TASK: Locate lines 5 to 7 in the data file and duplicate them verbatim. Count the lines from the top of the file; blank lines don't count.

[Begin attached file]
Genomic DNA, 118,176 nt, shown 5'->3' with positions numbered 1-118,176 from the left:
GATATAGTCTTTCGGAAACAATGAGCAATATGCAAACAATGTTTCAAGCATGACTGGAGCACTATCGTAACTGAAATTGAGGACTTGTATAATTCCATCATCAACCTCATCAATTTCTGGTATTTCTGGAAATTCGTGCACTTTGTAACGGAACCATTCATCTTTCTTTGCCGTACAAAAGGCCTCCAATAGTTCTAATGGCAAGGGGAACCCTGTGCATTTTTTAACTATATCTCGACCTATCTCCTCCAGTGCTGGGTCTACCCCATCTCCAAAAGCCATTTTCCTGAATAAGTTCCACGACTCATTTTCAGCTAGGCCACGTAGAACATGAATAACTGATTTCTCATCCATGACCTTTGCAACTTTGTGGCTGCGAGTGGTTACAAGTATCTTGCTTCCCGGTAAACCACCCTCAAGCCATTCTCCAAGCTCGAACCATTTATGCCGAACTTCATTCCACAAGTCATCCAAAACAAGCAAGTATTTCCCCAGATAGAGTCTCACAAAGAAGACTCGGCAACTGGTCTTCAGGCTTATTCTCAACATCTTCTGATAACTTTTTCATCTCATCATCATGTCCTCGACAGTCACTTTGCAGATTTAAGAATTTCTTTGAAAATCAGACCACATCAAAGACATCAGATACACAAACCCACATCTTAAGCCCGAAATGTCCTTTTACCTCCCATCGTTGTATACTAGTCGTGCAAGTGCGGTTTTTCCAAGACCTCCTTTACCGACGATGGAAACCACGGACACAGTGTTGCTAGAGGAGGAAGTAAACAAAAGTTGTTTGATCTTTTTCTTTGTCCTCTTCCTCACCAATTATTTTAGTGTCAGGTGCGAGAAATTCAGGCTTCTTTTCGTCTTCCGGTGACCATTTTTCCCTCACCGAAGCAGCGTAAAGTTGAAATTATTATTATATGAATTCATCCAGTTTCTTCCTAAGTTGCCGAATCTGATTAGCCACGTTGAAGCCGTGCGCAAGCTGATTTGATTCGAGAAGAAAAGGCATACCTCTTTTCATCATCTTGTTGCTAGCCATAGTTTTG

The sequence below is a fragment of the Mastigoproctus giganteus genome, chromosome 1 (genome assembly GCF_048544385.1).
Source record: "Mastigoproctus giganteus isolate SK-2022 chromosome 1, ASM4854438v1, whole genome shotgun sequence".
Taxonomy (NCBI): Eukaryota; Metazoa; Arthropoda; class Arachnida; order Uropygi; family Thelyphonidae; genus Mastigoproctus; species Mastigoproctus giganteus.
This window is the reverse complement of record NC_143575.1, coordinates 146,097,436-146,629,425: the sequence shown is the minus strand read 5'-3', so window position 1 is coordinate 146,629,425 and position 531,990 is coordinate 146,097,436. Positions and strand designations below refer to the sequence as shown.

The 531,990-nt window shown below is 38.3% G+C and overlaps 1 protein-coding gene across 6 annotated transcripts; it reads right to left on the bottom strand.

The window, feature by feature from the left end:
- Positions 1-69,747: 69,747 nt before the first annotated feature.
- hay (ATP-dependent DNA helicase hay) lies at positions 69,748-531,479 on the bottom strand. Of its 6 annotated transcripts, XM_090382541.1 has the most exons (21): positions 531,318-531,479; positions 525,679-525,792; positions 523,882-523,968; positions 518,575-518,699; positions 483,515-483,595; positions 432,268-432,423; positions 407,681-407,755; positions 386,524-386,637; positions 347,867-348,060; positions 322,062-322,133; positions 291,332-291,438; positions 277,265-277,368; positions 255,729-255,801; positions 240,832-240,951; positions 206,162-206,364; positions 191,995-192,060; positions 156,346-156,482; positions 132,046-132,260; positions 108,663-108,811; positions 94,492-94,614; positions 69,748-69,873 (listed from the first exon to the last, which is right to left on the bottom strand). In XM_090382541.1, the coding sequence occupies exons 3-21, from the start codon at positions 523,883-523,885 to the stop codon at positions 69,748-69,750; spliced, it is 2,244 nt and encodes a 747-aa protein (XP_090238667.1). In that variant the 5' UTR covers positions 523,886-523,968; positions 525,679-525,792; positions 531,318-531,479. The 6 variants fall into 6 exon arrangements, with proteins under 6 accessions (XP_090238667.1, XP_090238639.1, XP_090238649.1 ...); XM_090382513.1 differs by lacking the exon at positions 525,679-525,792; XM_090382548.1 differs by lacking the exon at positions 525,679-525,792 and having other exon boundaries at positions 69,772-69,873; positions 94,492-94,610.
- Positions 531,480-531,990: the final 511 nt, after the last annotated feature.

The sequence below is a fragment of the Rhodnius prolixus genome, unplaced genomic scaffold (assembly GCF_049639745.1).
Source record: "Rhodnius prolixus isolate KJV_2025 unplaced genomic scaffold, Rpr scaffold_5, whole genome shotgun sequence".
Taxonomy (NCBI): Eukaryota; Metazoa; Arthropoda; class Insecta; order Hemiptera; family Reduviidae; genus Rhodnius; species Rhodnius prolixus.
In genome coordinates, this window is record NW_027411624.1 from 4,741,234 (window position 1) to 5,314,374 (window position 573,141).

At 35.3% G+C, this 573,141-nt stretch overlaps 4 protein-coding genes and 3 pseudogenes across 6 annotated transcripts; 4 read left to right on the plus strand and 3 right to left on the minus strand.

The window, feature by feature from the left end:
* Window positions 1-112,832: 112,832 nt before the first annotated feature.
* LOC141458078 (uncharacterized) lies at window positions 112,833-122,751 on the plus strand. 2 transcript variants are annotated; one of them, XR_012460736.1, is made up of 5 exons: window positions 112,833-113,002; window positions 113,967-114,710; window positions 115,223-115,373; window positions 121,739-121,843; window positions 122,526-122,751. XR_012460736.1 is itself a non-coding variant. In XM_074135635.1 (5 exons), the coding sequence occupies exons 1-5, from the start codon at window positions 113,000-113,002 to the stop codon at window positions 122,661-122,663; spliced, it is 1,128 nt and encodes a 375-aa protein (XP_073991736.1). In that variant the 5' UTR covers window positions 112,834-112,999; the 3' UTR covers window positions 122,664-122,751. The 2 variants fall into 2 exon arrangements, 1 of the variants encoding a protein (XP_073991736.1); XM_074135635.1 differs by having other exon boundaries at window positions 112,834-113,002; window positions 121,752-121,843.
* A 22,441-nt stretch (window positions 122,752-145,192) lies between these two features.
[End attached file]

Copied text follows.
Taxonomy (NCBI): Eukaryota; Metazoa; Arthropoda; class Arachnida; order Uropygi; family Thelyphonidae; genus Mastigoproctus; species Mastigoproctus giganteus.
This window is the reverse complement of record NC_143575.1, coordinates 146,097,436-146,629,425: the sequence shown is the minus strand read 5'-3', so window position 1 is coordinate 146,629,425 and position 531,990 is coordinate 146,097,436. Positions and strand designations below refer to the sequence as shown.

The 531,990-nt window shown below is 38.3% G+C and overlaps 1 protein-coding gene across 6 annotated transcripts; it reads right to left on the bottom strand.